5. John D. Nichols, Walnut, CA.
6. Brooke Householder, New Kensington, PA.
7. Christopher Horan, Virginia Beach, VA.
8. Shawn Cox, Portsmouth, VA.
9. Kathy Jones, Klamath Falls, OR.
10. Timothy Keenan, Shrewsbury, MA.
11. Justin Howard Williams, Columbia, SC.
12. Bryan Smart, Greenville, SC.
13. Steven Martin, Petaluma, CA.
14. Scott William Davis, Rochester, NY.
15. Matthew Hackert, Belle Mead, NJ.
16. Jason Dobbs, Nevada, MO. (Missouri School for the Blind)
17. Candie L. Stiles, Binghamton, NY.
18. Iyad Shaham, Sandy Hook, CT.
19. Richard Mattrella, Highland Heights, KY. (Kentucky School for the Blind)
20. Deedra Kay Mentzer, Knoxville, TN.
21. Jeremy Schmidt, Bismarck, ND.
22. Janet Pursley, Benkelman, NE.
23. Alex Ruiz, Tucson, AZ (Arizona State School for the Deaf and Blind)
24. Mary Abbott, Shawnee, KS. (Kansas State School for the Visually Handicapped)
25. Regina Morris, Mt. Eden, KY. (Kentucky School for the Blind)
26. Kelli Jay O'Brien, Southampton, PA.
27. Twalla Gipson, Chicago, IL.
28. Cheryl Bates, Indianapolis, IN. (Indiana School for the Blind)
29. Christina Reed, Montgomery, IN. (Indiana School for the Blind)
30. Jenny Flynn, New Castle, IN. (Indiana School for the Blind)
31. Brett Boyer, Boonton, NJ.
32. Jennifer Culver, Albertville, AL. (Alabama School for the Blind)
33. Rinita Vyas, Brook Park, OH.
34. Marc Mulcahy, Cedar Rapids, IA
35. Scott Bajan, North Olmsted, OH.
36. Gary Christian, Clanton, AL. (Alabama School for the Blind)
37. Charlotte Lang, Lacey Springs, AL. (Alabama School for the Blind)
38. Jenny Breen, Waterloo, NY.
39. LaToya Fleming, Oakland, CA.
40. Jennifer Drewniak, Dunkirk, NY.
41. Jessica Carter, Glen, AZ.
42. Andrea Fitzgerald, Sebastapol, CA
43. Kenneth Spector, Tucson, AZ. (Arizona State School for the Deaf and Blind)
44. Michelle M. Nichols, New Madrid, MO.
45. Brian Corliss, Whiting, NJ.
46. Wendy M. Rock, Greencastle, PA
47. Joanna VanMeter, Paris, KY. (Kentucky School for the Blind)
48. Racquel Gibbs, Lansing, MI. (Michigan School for the Blind)

Fifth through Eighth Grade:
1. Kellie Walders, Huntington Beach, CA.
2. Brad David Martin, Mobile, AL. (Southwest Regional School for Deaf and Blind)
3. Marcus Williams, Troy, AL. (Alabama School for the Blind)
4. Daniel Klemp, Ixonia, WI.
5. Ginny Quick, Peru, IN. (Indiana School for the Blind)
6. Amanda Vance, Indianapolis, IN. (Indiana School for the Blind)
7. Chad Grover, Corning, NY.
8. Abby Purvis, Kansas City, KS. (Kansas State School for the Visually Handicapped)
9. Johnny Saylor, Baxter, KY. (Kentucky School for the Blind)
10. Joyce Chesser, Louisville, KY. (Kentucky School for the Blind)
11. Michael Cochran, Hazard, KY. (Kentucky School for the Blind)
12. Rhonda Roeper, Covington, KY. (Kentucky School for the Blind)
13. Jeremy Todd Hall, Clarksville, TN.
14. Chris Simmons, Louisville, KY. (Kentucky School for the Blind)
15. Gavin Walkington, Woodstock, IL.
16. Jody Milisavic, Bloomsburg, PA.
17. Angela Chandler, Kansas City, KS. (Kansas State School for the Visually Handicapped)
18. Penney Smalley, Kansas City, KS. (Kansas State School for the Visually Handicapped)
19. Todd Struve, Upland, CA.
20. Lauren Burger, New York, NY.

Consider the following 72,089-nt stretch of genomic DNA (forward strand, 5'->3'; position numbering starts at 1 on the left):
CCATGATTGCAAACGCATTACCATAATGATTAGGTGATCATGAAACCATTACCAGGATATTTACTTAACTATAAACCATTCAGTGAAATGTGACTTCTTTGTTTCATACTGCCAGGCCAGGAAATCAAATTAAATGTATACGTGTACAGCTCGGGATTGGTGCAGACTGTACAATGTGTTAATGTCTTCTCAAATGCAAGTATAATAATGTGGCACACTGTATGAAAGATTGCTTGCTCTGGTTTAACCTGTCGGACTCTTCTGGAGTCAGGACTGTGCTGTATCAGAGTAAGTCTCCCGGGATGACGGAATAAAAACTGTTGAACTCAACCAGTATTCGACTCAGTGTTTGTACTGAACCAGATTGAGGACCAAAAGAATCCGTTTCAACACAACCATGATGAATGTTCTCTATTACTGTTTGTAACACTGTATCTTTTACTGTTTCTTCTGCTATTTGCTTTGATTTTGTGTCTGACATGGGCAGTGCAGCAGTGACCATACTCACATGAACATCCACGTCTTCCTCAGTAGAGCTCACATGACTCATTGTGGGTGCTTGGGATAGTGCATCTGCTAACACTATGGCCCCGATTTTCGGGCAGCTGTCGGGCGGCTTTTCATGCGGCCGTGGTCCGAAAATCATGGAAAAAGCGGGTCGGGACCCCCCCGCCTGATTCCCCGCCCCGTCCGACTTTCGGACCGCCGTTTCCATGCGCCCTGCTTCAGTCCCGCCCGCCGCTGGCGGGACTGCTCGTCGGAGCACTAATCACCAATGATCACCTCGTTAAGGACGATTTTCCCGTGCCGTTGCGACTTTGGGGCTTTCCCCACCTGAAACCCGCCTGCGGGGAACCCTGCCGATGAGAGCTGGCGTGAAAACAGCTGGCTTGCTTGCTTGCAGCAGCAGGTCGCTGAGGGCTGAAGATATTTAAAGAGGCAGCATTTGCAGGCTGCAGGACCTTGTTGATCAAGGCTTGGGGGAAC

21. Nick Giudiee, Tariffville, CT.
22. Justin Fegel, Bucyrus, OH.
23. Randall Horwitz, DeWitt, NY.
24. Eric J. Scholz, Farmington, CA
25. Regina Crisafulli, Slingerlands, NY.
26. Pat McKenna, Millington, NJ.
27. Hope Braxton, Washington, D.C.
28. Ronald D. Wells, Washington, D.C.
29. Thomas McKeithan, Washington, D.C.
30. Sharin Duffy, Glenmont, NY.
31. Stephanie Pruitt, Texas City, TX.
32. Christopher Walters, Marcellus, NY.
33. Ryan Coverdell, Amanda, OH.
34. Wayne Mensinger, Nescopeck, PA.
35. Jeffrey Tomlinson, Manheim, PA.
36. Debbie Pruitt, Texas City, TX.
37. Andrew Hunsberger, Royersford, PA.
38. Bridget Greenwalt, Crownpoint, IN. (Indiana School for the Blind)
39. Tara Maxberry, Carmel, IN. (Indiana School for the Blind)
40. Elizabeth Anderson, Benton, IL.
41. Bethany Weisend, North Canton, OH.
42. Lori Miller, Warsaw, IN.

Ninth through Twelfth Grade:
1. Brian Seko, Catasaugua, PA.
2. Elisha Gilliland, Oakgrove, AL. (Alabama School for the Blind)
3. Angelina Hernandez, Sacramento, CA.
4. Danny Kelley, Gadsden, AL. (Alabama School for the Blind)
5. Tony Sohl, Chandler, AZ.
6. Abraham Murguia, Mesa, AZ.
7. Brian White, Kokomo, IN. (Indiana School for the Blind)
8. Laura Westlin, Faribault, RUN. (Minnesota State Academy for the Blind)
9. Cassie Hale, Kansas City, KS. (Kansas State School for the Visually Handicapped)
10. Man Rasheed, Mesa, AZ.
11. Ken St. Amour, Burlington, VT.
12. Abby Fleenor, Greensburg, IN. (Indiana School for the Blind)
13. Jan Roberts, Greensburg, IN. (Indiana School for the Blind)
14. Johnny Haynes, Anniston, AL. (Alabama School for the Blind)
15. Tona Snoeberger, Idaville, IN. (Indiana School for the Blind)
16. Tracy L. Root, Grand Blanc, MI.
17. Nancy Williams, Fredonia, KY. (Kentucky School for the Blind)
18. Linda Radtke, Minneapolis, RUN.
19. Marc Medewin, Delmar, NY.


In the 1984-85 contest we had 125 participants. In 1985-86 we had 164. We came down some in numbers in 1986-87 with a total of 140 participants.

The total number of pages read by the fifteen winners in the 1984-85 contest came to 50,062. In 1985-86, the fifteen winners read a total of 69,722 pages, or 19,660 pages more than the winners of the previous year. In 1986-87, the winners read a total of 79,999 Braille pages. This represented 10,277 more pages than the winners in 1985-86 and 29,937 over the pages read by the 1984-85 winners.

The average number of pages read by the winners in each of the three contests were:

Print to Braille: 2,113
K-First Grades: 657
Second-Fourth Grades: 5,351
Fifth-Eighth Grades: 4,545
Ninth-Twelfth Grades: 4,020

Print to Braille: 1,708
K-First Grades: 2,462
Second-Fourth Grades: 5,340
Fifth-Eighth Grades: 5,434
Ninth-Twelfth Grades: 8,328

Print to Braille: 1,798
K-First Grades: 1,705
Second-Fourth Grades: 6,349
Fifth-Eighth Grades: 7,111
Ninth-Twelfth Grades: 9,701